3

With all the cost, trouble, loss-of-use, and inability to shut the vehicle off if electronics fail associated with "smart" keys, if I ever get a car that needs one I think I'd want to adapt it to start and stop with an ordinary mechanical key or other mechanism. Is there any clean, established way to do this? The most obvious solution that comes to mind is permanently mounting the original smart key inside the dash and adding an after-market ignition key unit, but are there better ways to disable the system or issues with leaving the smart key in the vehicle full-time?

closed as too broad by Zaid, Pᴀᴜʟsᴛᴇʀ2, vini_i, Fred Wilson, DucatiKiller Dec 14 '15 at 0:06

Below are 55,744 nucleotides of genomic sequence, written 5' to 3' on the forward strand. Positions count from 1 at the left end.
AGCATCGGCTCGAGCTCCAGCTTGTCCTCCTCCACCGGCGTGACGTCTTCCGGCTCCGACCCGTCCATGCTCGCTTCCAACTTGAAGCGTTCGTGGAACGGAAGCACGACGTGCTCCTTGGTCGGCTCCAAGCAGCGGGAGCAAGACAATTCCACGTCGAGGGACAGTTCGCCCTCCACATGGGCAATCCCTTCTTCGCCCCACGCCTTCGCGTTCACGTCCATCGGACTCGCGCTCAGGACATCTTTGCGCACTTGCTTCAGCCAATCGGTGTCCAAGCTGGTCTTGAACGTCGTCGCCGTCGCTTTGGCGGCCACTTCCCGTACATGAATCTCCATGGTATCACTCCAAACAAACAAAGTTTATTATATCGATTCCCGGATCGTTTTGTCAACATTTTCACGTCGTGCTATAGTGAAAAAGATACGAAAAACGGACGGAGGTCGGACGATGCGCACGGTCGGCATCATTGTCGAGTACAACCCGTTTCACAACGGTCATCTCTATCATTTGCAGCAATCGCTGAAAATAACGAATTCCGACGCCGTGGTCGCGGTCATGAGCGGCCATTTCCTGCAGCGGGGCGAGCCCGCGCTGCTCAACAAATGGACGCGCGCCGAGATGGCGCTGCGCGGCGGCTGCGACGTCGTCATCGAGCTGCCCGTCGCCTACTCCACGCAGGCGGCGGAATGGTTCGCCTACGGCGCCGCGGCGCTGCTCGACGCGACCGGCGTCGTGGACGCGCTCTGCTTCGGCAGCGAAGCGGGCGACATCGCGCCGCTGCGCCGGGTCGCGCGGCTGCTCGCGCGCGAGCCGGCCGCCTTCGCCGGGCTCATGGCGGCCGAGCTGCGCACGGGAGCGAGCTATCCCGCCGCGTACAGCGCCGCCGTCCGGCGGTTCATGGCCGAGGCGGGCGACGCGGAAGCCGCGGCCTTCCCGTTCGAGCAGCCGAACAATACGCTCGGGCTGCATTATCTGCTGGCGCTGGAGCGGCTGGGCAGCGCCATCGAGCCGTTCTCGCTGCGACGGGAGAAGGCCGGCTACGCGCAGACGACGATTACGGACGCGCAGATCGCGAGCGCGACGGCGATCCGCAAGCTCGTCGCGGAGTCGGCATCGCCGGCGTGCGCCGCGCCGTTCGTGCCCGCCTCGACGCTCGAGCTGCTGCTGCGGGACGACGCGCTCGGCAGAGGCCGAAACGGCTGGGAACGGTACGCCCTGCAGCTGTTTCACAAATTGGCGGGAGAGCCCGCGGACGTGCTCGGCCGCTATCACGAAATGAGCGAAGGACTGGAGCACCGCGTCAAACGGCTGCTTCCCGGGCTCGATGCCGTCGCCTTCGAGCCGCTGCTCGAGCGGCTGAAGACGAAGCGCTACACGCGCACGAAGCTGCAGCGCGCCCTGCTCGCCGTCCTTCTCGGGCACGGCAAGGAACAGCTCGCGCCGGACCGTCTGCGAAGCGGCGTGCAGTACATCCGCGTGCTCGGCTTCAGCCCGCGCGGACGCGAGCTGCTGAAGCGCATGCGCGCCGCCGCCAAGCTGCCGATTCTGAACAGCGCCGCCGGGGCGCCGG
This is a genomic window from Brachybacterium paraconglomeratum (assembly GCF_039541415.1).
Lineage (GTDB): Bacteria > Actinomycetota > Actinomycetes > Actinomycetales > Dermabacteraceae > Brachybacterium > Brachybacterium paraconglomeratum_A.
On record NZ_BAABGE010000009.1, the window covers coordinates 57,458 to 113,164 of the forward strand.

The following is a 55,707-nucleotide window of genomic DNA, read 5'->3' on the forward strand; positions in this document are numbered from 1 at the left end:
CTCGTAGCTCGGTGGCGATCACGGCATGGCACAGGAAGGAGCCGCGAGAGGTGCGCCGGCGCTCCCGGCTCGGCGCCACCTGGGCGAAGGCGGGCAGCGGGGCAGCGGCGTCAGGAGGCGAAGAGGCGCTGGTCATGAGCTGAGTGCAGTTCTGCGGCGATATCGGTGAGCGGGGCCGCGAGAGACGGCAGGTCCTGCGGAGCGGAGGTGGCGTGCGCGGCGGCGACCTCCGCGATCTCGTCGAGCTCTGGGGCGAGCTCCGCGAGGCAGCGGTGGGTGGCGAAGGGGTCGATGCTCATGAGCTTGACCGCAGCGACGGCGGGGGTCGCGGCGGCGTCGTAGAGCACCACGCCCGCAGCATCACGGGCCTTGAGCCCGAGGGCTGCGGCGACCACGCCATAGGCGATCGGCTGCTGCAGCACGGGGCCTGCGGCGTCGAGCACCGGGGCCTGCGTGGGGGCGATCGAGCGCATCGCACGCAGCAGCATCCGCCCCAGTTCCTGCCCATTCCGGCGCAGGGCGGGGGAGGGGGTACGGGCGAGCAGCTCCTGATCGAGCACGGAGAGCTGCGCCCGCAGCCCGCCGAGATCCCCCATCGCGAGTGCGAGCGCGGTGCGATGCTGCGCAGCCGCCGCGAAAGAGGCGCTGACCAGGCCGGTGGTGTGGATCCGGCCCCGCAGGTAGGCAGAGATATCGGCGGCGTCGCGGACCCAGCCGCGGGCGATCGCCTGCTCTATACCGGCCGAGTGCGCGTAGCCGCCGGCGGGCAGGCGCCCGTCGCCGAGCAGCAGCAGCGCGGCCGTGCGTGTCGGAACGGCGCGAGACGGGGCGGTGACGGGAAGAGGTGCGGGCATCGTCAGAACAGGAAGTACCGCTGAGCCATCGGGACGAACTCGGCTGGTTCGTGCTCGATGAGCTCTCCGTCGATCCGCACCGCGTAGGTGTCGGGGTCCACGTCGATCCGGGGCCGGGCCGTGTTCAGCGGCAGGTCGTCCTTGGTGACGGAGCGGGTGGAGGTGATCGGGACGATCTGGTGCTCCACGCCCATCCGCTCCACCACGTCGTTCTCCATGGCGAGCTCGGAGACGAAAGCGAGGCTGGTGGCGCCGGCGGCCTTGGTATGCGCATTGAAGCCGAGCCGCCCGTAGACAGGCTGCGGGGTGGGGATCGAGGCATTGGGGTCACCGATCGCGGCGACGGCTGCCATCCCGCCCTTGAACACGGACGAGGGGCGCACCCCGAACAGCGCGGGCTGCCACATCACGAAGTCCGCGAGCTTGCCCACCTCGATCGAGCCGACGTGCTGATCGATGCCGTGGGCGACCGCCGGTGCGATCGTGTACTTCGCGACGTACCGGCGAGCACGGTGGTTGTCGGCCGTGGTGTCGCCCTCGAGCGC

Please edit the question to limit it to a specific problem with enough detail to identify an adequate answer. Avoid asking multiple distinct questions at once. See the How to Ask page for help clarifying this question. If this question can be reworded to fit the rules in the help center, please edit the question.

  • The article you linked to talks about a car that's been adapted for disabled drivers It looks like that's the system that failed. It doesn't say anything about not being able to turn off. Although it seems very likely that he would have tried. What happens when you turn the power button off with your foot on the accelerator? – Move More Comments Link To Top Dec 16 '13 at 14:55

Browse other questions tagged or ask your own question.